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Funding of Drug Testing for Prevention of Heart Disease among Diabetics

Tue, 20 Dec 2011

£430,000 is being ploughed into new drug testing to prevent in .

Manchester based researchers are going to lead a national trial for a drug which removes excess copper from diabetics which results in enhanced functioning of the heart.

The J P Moulton Charitable Foundation has given the £430,000 funding for phase 2B of the trials.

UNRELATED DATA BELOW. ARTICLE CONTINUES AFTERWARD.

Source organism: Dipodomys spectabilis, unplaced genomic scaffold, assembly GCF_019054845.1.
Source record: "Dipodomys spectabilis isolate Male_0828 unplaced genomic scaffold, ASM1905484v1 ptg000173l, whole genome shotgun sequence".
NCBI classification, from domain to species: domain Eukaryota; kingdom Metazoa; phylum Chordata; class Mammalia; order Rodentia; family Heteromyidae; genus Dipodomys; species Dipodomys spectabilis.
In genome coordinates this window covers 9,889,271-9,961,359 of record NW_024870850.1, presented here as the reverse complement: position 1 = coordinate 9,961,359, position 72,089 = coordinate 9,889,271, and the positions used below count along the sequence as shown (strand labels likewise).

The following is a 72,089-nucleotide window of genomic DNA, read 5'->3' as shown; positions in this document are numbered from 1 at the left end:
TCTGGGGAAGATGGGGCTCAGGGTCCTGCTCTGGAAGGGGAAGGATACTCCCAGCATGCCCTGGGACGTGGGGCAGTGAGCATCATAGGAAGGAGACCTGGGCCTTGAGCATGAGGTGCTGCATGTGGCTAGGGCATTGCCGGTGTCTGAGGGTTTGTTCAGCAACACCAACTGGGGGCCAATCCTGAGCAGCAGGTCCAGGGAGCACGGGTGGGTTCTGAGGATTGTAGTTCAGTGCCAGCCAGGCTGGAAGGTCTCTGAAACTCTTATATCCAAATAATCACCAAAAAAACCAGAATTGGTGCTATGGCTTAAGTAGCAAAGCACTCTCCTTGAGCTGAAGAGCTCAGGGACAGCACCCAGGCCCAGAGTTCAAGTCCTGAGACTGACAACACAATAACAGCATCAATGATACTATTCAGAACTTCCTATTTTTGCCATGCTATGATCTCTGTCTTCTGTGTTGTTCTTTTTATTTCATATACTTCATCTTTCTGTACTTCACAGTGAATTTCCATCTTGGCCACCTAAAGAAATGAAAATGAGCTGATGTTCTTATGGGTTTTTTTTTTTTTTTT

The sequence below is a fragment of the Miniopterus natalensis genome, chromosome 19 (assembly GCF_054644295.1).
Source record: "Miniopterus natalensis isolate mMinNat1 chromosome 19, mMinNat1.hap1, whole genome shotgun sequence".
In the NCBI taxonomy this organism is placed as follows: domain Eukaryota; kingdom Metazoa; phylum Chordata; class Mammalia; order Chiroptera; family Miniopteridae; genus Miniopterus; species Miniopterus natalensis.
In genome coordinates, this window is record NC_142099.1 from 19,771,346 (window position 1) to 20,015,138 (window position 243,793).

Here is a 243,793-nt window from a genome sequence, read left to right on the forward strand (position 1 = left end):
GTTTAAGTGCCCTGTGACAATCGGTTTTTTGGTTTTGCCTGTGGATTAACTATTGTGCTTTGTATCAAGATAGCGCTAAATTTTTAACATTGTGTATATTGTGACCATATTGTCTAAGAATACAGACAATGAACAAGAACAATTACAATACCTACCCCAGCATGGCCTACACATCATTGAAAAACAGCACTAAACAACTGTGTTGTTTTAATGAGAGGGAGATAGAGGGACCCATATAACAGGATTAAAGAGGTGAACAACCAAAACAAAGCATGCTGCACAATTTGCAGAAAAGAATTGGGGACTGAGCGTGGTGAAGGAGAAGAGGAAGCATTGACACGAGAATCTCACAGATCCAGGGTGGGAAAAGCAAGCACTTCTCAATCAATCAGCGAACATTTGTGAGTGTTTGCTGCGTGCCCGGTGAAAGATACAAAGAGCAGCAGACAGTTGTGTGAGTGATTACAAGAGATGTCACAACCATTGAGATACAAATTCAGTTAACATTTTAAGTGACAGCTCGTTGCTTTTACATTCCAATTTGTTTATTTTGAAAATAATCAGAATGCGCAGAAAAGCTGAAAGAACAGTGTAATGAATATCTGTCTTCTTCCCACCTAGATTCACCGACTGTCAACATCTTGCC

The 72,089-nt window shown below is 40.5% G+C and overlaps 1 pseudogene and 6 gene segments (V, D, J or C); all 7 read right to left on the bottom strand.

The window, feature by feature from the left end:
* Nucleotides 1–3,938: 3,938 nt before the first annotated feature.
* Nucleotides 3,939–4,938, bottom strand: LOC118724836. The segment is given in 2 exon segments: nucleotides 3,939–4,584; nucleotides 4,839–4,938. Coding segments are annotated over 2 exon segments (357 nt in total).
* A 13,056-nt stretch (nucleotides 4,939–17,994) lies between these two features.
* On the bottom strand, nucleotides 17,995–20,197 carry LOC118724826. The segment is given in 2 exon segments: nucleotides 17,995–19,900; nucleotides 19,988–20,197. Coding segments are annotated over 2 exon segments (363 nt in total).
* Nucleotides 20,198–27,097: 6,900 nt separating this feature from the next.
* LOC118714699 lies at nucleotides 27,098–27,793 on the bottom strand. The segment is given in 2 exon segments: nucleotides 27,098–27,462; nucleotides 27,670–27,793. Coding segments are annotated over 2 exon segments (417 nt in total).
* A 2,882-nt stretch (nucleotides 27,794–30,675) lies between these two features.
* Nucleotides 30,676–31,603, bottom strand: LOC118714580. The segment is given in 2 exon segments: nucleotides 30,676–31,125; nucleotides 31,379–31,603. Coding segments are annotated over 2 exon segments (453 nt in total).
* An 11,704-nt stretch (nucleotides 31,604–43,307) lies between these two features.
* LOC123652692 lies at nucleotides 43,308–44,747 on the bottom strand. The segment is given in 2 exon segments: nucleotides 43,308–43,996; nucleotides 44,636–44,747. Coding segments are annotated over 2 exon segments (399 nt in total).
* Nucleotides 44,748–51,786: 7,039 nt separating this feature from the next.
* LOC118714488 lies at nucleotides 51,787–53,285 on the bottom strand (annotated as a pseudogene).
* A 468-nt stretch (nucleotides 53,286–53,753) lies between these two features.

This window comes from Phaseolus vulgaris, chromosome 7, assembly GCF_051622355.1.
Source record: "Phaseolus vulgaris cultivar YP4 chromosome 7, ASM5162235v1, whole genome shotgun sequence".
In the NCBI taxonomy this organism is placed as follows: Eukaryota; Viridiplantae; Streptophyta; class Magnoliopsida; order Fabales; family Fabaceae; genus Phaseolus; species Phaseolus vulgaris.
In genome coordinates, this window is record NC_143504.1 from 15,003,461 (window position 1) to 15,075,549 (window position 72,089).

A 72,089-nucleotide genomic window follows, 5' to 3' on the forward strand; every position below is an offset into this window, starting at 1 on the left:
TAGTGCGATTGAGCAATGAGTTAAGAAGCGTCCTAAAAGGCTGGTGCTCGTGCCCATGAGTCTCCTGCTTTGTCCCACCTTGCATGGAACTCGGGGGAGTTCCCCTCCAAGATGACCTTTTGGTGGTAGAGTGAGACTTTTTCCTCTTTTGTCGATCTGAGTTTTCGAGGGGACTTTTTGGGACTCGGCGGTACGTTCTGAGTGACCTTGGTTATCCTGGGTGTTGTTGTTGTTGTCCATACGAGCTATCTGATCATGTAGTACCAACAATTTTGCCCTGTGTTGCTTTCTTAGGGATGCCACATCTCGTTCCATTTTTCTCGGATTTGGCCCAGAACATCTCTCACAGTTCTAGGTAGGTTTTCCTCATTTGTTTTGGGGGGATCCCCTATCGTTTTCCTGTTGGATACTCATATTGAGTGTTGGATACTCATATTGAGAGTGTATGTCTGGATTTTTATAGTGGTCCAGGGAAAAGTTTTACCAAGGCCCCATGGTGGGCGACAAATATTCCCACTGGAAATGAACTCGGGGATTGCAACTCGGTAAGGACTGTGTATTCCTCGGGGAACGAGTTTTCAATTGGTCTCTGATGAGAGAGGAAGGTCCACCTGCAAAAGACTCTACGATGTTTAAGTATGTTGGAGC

The University of Manchester's School of Biomedicine's Professor Paul Bishop is going to lead the trial, alongside colleagues from Manchester Royal Infirmary.

Preliminary studies have highlighted that the drug trientine, costing a few pence to manufacture per tablet, can keep diabetes -related complications at bay.

Excess copper can accumulate in tissues in diabetics which the Manchester research team has proven leads to heart damage.

Trientine sticks to the excess copper and enables it to safely leave the body, preventing more damage, even enabling damaged heart muscle to regenerate.
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